UNLV President Neal Smatresk agreed the new formula was a step in the right direction but said it wouldn’t be in full effect for a couple of years. The university — which has seen multimillion-dollar cuts since the recession began — will still need more funding, Smatresk added.

“It’s a significant improvement over the previous formula. It is fundamentally more fair,” Smatresk said. “No one is getting as much as we want. We’re in a state that has cut higher education massively.”

CSN President Michael Richards echoed Smatresk’s comments. Although CSN is the largest higher education institution in the state, it historically has been given the least in per-pupil funding of all seven institutions, he said.

Under the new formula, CSN will receive $4.4 million in additional state funding — the most of any Nevada college or university — but its per-pupil funding still will be among the lowest, Richards said. Even with the increase, CSN will be getting less in per-pupil funding than all the Northern Nevada community colleges.

“This new formula is a long-term solution to CSN’s long-term funding inequity,” Richards said. “But we’re still way below other institutions.”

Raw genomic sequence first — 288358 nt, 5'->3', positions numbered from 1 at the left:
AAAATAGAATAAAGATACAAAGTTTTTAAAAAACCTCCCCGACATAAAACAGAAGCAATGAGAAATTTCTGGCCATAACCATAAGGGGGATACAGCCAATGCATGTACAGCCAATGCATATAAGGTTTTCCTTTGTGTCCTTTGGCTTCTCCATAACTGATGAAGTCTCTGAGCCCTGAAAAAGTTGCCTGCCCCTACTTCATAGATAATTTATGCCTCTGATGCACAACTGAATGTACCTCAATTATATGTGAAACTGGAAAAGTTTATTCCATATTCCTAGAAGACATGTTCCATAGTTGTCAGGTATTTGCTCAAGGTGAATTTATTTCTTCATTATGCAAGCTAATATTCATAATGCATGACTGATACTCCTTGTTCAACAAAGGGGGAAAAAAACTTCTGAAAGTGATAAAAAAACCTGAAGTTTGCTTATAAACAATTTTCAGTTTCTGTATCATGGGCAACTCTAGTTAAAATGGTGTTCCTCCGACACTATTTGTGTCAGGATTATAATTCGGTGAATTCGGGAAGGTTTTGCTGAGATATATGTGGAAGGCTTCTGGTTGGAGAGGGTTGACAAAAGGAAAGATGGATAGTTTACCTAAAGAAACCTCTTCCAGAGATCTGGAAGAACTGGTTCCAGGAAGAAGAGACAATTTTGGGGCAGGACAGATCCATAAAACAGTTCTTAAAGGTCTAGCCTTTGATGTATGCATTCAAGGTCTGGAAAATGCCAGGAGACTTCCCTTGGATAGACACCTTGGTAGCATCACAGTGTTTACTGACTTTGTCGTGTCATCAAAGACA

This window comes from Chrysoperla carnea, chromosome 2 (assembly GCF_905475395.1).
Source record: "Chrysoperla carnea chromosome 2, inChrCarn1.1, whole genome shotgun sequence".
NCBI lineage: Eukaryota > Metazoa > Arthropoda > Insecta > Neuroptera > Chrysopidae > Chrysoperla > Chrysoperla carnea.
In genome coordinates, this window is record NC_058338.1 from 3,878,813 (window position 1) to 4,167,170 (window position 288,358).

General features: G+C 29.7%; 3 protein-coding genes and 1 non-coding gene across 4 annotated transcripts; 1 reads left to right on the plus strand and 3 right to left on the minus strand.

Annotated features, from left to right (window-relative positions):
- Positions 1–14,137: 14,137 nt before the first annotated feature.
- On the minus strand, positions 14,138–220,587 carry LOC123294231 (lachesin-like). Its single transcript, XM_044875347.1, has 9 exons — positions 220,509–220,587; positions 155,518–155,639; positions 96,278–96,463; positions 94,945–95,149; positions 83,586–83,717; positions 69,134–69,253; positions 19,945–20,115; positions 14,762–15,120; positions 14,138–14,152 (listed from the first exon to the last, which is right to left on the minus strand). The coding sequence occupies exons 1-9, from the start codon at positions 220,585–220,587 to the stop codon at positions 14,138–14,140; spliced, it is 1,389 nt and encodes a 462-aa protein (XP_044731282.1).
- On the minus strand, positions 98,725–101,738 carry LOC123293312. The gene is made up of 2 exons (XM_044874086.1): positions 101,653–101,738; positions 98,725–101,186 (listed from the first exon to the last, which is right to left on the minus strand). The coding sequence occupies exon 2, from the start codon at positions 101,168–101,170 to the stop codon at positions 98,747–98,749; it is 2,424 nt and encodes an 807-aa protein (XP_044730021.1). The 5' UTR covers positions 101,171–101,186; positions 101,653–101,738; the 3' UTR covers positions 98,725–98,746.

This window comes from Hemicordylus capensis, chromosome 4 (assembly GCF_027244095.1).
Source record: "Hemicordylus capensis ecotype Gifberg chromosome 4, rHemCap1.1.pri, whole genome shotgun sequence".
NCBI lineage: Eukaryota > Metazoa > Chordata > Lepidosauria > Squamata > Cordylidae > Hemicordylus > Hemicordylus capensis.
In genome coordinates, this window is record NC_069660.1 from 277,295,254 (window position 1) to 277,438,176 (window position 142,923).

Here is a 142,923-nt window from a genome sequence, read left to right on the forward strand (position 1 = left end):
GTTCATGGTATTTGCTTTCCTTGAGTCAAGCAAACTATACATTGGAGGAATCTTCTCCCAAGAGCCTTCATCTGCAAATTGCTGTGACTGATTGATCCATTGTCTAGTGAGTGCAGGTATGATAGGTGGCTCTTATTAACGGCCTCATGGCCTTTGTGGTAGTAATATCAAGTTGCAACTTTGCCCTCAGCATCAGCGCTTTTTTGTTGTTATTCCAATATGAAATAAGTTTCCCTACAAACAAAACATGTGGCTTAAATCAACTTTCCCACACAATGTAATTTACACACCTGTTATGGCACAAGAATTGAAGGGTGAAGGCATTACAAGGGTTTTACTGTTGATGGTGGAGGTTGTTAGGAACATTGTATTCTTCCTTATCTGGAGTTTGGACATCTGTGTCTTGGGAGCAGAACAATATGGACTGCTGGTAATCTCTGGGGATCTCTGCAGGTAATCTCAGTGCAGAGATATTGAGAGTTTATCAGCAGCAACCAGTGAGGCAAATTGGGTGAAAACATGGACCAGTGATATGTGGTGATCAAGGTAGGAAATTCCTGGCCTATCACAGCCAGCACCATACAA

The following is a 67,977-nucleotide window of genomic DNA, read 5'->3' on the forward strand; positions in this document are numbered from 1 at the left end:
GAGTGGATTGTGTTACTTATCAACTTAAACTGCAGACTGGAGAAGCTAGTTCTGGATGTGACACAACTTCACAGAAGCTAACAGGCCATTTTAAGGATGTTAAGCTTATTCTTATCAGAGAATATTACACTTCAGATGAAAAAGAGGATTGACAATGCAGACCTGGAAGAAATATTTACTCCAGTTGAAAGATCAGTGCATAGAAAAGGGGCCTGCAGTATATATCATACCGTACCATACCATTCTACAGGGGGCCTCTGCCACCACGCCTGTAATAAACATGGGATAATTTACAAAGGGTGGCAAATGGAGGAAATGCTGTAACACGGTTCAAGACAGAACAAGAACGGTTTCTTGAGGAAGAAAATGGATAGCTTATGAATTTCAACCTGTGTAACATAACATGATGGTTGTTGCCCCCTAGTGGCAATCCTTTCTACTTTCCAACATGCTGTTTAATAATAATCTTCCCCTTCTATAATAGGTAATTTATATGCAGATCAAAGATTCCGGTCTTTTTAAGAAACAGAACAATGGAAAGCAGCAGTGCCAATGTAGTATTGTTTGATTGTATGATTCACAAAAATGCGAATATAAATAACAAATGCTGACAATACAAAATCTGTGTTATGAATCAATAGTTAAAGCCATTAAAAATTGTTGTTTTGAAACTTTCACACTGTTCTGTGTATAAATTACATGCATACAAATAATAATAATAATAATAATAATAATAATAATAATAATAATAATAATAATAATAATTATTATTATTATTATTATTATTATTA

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  1. We're spending too much on higher ed in toto: what with the pell grants and loans AND the funding of the university systems, it's just too much to continue. Sure, many people need a reasonable alternative to "ivy league" schools. But we must stop pretending college degrees are necessary for everyone. Not for drop outs and non-performers in K-12. If you can't handle high school algebra, forget about higher ed--unless you're willing to work your way through remedial classes and community college to show that you are an adult with ability and potential. There is nothing wrong with tech school or OJT or military training for those who are inclined to mechanical trades, support careers, and those who must work their way through life. It is not realistic to think that every person has the ability or need for higher ed. Likewise, it is not realistic to expect taxpayers to foot the bill for everybody else to have an easy trip to an MBA--especially if you've never been employed and shown you can hold a job and/or you've never done real well in K-12.